FirstLite Catalyst and Fuse 200.
In Michigan we mostly hunt deer by ambush. It includes long hours and a spectrum of changing weather. For obvious reasons, you need to be comfortable but also, your clothing must allow you ready for action when it comes running. Early season hunts can be mid-70’s and muggy, but later in the season freezing temps and snow are sure to become part of the coinciding story.
20 years ago, our clothing options were limited to a few choices. For the first couple weeks in October we’d wear long-sleeve t-shirts (in camo if lucky). Winter options were the big brown canvas zip up’s or a mishmash whatever thermals and sweatshirts one could find. The huge gap between these two options left me either shivering uncontrollably or sweating in my stand like a wrestler cutting weight. This isn’t the case anymore, we have so many fantastic options with hunting gear, but there are some basic principals you must understand if you want to consistently get it right, this means clothing yourself in layers. Here’s how to do it.
Start next-to-skin with a thin-wicking material, which pulls sweat and moisture away from the skin. Over that goes a mid-layer (I prefer two), then an insulating layer and finally an external shell to block wind and precipitation (Gore-tex or similar). This concept works splendidly for other outdoor sports too, and so applies to climbing, backpacking, skiing, etc.
Outdoor brands use polyester almost exclusively for their garments. Poly’s proven to be lightweight, insulating and wicking, ideal properties for outside activity, and is often sourced from repurposed materials like plastic bottles – a huge positive for the environment. Any drawbacks tend to go unnoticed, until a few unlaundered wears when it begins stinking like a dirty gym locker. For most applications, the positives far outweigh the mild inconvenience of not smelling like a spring Lily. So your climbing partner stinks? No big deal. Sweat drenched clothes from your day on the trail making the tent ripe? Air it out. But in certain circumstances it matters greatly, making it especially no bueno for hunters chasing after critters posessing incredibly sensitive noses.
In the past several years we’ve seen high-performance merino wool clothing come to market, lauding the merits of wool as nature’s most effective material for wicking and insulating, even when wet. Merino wool is all this, plus incredibly soft and comfortable. What’s more, it doesn’t attract the same microbial activity as poly does when sweaty. Translation: no stink, (especially in those areas prone to maximum funk). FirstLight does a bang up job of making clothing systems for the most demanding hunter, and focuses on using the right materials for each application.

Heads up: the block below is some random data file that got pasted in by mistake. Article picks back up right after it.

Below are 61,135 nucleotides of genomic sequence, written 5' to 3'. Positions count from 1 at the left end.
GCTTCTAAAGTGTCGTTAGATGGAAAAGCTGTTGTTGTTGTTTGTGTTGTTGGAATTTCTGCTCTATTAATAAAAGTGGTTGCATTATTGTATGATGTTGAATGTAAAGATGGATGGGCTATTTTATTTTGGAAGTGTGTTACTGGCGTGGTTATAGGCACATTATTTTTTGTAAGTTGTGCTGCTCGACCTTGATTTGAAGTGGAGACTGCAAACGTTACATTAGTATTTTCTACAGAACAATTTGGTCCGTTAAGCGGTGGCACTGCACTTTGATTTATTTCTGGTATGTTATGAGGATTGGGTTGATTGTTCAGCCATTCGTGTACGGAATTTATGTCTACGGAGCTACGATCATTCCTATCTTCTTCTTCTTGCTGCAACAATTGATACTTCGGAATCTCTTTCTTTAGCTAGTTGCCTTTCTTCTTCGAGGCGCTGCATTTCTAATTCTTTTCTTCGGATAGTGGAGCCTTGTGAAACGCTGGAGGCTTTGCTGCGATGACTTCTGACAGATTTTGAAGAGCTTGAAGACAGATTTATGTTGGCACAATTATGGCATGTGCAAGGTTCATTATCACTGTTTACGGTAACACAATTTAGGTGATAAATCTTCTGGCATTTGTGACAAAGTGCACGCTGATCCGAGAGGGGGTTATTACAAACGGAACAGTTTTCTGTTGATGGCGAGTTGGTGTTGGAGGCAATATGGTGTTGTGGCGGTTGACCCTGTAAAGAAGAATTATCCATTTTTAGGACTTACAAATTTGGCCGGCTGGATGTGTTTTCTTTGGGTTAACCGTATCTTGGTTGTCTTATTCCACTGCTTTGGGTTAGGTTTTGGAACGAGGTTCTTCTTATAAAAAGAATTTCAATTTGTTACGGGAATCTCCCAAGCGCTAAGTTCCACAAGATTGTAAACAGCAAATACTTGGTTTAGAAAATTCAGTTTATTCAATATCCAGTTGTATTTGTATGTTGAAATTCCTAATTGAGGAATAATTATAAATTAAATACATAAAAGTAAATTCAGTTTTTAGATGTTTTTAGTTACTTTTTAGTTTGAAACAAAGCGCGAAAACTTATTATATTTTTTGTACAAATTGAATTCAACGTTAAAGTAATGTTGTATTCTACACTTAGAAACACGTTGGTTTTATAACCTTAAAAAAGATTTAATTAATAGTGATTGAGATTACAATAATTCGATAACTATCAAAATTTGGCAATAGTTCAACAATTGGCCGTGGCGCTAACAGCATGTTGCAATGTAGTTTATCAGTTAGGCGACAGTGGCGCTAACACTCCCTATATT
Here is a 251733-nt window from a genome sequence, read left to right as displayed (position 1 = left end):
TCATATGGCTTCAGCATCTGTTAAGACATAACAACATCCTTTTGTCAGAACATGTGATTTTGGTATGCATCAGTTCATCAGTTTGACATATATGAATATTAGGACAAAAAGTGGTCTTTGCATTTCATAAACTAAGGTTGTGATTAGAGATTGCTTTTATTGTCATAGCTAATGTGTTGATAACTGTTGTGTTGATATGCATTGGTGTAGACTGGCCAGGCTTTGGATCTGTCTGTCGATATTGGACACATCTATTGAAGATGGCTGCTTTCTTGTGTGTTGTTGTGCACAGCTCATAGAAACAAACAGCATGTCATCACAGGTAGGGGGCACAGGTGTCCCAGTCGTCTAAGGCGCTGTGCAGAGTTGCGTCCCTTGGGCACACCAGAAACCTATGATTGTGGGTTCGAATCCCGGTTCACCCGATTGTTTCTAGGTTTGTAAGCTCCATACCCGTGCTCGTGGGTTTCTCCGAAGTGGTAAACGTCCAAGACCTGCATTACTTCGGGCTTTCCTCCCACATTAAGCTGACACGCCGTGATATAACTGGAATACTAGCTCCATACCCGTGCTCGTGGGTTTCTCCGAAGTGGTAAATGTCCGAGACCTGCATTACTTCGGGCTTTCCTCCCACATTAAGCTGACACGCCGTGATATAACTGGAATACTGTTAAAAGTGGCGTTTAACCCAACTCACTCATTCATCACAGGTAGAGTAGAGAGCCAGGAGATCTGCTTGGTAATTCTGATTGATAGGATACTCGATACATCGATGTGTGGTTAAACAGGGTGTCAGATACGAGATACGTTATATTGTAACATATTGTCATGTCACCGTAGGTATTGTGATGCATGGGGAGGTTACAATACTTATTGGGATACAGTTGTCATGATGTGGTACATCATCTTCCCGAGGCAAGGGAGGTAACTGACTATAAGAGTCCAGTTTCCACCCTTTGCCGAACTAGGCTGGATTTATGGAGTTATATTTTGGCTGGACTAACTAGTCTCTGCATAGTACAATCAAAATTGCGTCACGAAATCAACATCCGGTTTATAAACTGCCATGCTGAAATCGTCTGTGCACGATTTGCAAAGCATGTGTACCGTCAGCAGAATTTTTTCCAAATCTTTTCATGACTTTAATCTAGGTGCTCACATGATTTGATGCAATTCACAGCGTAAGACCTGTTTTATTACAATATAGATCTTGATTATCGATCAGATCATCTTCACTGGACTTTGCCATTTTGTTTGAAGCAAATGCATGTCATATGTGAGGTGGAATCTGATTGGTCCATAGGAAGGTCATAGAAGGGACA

Their merino base and mid layers serve as some of the most comfortable and functional hunting apparel I’ve yet owned. They start by sourcing the best raw wool available. Through rigorous research and development they’ve developed a line for nearly any hunting condition. During the 2018 season I sought several pieces that would provide the most value and versatility for the dollar. Here’s what I bought:
FirstLite Fuse AeroWool 200 merino top.
FirstLite Catalyst Top – 4 way stretch soft-shell with DWR treated material
FirstLite Catalyst Pant – 4 way stretch soft-shell pant with DWR.
FirstLite 3-D Balaclava
Opening day of bow season was 40 degrees and raining, so right out of the gate I was layered up.
On top I wore the Fuse (merino) next-to-skin, then the Chama (merino) zip, and covered every thing with the Catalyst (soft shell) jacket. I had on long john’s under the Catalyst pants, and a wool hat to keep my head warm. This system kept me wonderfully dry and comfortable. Additionally, I appreciated these features about the Fuse jacket:
-Stretch fabric and articulated cut (on the pants too). It made maneuvering noticeably easier and quiet too.
-Chest pocket with welded zipper entry. Kept my phone dry.
-Rimmed hood. Kept the rain out of my eyes, away from my face.
-DWR coating on the Catalyst soft-shell sheds water in beads. I stayed completely dry.
As the season progressed, temperatures dropped into the 30’s. It was brown zip up coverall weather, so I added layers like a Russian nestling doll in order to stay warm. It worked, but only because I resorted to using a handful of previously owned mid-layers. So if you’re focused on late-season hunts in freezing temps, I might recommend looking at their bulkier stuff like their Sanctuary line.
For a primary heart-of-the-season setup with plenty of versatility down to 35 degrees, check out FirstLite’s Catalyst – you’ll like it.